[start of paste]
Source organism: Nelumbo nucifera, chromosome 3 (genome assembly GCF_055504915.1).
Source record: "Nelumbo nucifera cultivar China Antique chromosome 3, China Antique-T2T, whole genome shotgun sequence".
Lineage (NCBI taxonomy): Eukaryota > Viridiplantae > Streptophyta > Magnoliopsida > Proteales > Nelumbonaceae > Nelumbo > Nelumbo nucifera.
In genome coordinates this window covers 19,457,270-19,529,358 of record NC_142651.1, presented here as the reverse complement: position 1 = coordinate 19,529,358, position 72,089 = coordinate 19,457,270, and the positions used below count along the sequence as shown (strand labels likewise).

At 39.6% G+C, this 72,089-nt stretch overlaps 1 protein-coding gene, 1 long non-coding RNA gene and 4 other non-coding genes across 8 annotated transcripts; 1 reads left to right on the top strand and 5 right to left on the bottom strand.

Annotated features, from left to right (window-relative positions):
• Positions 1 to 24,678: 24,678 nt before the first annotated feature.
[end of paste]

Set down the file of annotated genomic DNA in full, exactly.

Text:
Source organism: Nelumbo nucifera, chromosome 3 (genome assembly GCF_055504915.1).
Source record: "Nelumbo nucifera cultivar China Antique chromosome 3, China Antique-T2T, whole genome shotgun sequence".
Lineage (NCBI taxonomy): Eukaryota > Viridiplantae > Streptophyta > Magnoliopsida > Proteales > Nelumbonaceae > Nelumbo > Nelumbo nucifera.
In genome coordinates this window covers 19,457,270-19,529,358 of record NC_142651.1, presented here as the reverse complement: position 1 = coordinate 19,529,358, position 72,089 = coordinate 19,457,270, and the positions used below count along the sequence as shown (strand labels likewise).

At 39.6% G+C, this 72,089-nt stretch overlaps 1 protein-coding gene, 1 long non-coding RNA gene and 4 other non-coding genes across 8 annotated transcripts; 1 reads left to right on the top strand and 5 right to left on the bottom strand.

Annotated features, from left to right (window-relative positions):
• Positions 1 to 24,678: 24,678 nt before the first annotated feature.